For Purves, it is vital that we view pastoral care as a principal aspect of Jesus' ministry of the spoken Word of God. Sadly, however, it's often grounded elsewhere---in psychology or certain aspects of sociology, for example. Though these areas of knowledge have their place in informing pastoral care, the basis (ground) of that care must always be joining with Jesus in speaking the Word of God into the lives of those we are called to care for. Purves (at time quoting Eduard Thurneysen) puts it this way:
Pastoral care exists in the church as communication of the Word of God to individuals... [It] can be nothing else than a communication of the Word of God in a particular form. Hence, pastoral care can be concerned with nothing else than the proclamation of forgiveness [justification] and the sanctification of man for God... a conversation in which both parties listen to and respond to the Word of God for it is God's Word alone that ultimately interprets and heals the human situation. (pp. 160, 162)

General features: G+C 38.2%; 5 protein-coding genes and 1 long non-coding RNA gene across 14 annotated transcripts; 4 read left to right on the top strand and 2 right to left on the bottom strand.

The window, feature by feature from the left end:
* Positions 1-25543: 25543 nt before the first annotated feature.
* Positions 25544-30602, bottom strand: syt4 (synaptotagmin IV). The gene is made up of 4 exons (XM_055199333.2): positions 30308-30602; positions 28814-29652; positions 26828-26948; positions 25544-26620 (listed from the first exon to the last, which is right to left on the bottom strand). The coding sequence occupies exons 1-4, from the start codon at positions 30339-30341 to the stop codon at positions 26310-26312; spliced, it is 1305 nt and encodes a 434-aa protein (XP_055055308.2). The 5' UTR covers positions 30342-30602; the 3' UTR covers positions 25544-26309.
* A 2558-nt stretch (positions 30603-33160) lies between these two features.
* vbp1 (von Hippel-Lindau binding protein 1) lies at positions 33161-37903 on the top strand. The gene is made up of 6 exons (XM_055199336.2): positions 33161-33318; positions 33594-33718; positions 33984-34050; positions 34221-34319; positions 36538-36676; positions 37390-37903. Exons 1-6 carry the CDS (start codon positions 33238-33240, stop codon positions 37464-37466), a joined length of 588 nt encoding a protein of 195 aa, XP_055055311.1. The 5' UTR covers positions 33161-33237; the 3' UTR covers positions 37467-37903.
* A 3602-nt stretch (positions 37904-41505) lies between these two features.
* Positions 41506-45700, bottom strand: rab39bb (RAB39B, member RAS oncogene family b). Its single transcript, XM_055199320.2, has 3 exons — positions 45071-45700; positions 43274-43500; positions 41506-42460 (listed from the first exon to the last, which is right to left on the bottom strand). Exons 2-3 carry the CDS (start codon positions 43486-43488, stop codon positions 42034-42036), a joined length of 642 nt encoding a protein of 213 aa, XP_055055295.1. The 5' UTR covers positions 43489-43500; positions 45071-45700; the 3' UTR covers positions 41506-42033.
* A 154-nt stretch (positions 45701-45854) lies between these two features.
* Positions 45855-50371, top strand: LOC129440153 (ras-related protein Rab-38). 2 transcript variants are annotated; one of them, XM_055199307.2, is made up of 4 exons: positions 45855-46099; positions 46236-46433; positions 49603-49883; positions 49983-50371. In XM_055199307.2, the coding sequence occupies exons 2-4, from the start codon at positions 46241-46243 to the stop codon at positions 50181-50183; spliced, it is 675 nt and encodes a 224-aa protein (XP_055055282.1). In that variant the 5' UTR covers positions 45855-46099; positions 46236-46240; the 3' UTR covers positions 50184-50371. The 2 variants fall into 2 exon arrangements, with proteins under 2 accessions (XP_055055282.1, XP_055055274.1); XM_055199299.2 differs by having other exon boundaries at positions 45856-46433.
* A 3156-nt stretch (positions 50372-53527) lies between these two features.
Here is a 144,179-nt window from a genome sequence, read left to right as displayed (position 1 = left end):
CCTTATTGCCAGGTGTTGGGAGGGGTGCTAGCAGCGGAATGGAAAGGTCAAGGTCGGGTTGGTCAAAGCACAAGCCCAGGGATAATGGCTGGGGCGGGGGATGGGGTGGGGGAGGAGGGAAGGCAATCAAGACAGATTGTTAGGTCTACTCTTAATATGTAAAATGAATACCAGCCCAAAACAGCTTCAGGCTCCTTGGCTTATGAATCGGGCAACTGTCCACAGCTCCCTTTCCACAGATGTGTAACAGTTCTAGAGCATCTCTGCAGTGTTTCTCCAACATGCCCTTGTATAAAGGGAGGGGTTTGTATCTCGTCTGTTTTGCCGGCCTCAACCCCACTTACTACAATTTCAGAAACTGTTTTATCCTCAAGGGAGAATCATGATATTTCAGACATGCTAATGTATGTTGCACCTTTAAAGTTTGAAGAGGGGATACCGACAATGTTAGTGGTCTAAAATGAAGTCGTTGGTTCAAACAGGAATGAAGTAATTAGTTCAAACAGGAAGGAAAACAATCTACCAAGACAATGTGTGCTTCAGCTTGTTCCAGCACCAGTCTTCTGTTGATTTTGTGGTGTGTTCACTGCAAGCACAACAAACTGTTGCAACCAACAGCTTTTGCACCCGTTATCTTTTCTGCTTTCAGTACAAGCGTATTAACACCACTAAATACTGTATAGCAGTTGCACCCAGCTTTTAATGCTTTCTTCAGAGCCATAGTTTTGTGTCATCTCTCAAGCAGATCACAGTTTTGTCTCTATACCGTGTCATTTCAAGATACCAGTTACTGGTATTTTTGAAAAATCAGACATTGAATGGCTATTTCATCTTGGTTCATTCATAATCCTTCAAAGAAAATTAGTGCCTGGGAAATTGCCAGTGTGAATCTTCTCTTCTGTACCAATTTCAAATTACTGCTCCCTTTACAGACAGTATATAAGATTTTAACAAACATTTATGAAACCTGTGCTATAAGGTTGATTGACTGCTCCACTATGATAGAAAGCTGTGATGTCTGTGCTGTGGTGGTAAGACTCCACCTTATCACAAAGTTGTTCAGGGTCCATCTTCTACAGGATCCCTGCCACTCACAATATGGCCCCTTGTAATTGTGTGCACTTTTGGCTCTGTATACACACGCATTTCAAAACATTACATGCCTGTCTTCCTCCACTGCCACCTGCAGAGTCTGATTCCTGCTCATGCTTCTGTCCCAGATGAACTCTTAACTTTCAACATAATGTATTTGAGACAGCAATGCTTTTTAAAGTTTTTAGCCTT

With this approach to pastoral care, the person we seek to assist is, appropriately "cast back upon Jesus Christ, who comes as he is, the Word of God, attested by Scripture" (p. 162). Our primary job as pastor is not to "fix the problem" of those we serve, but to help them explore their presenting problem in ways that lead to a discussion of the deepest truth about themselves. This discussion thus serves as an "on ramp" to the source of true healing for them, namely their union with Christ. In that way, we are helping our congregants build on the ground of their baptism as we move "the conversation away from inner resources or external fixes to a ground in the gospel" (p. 163).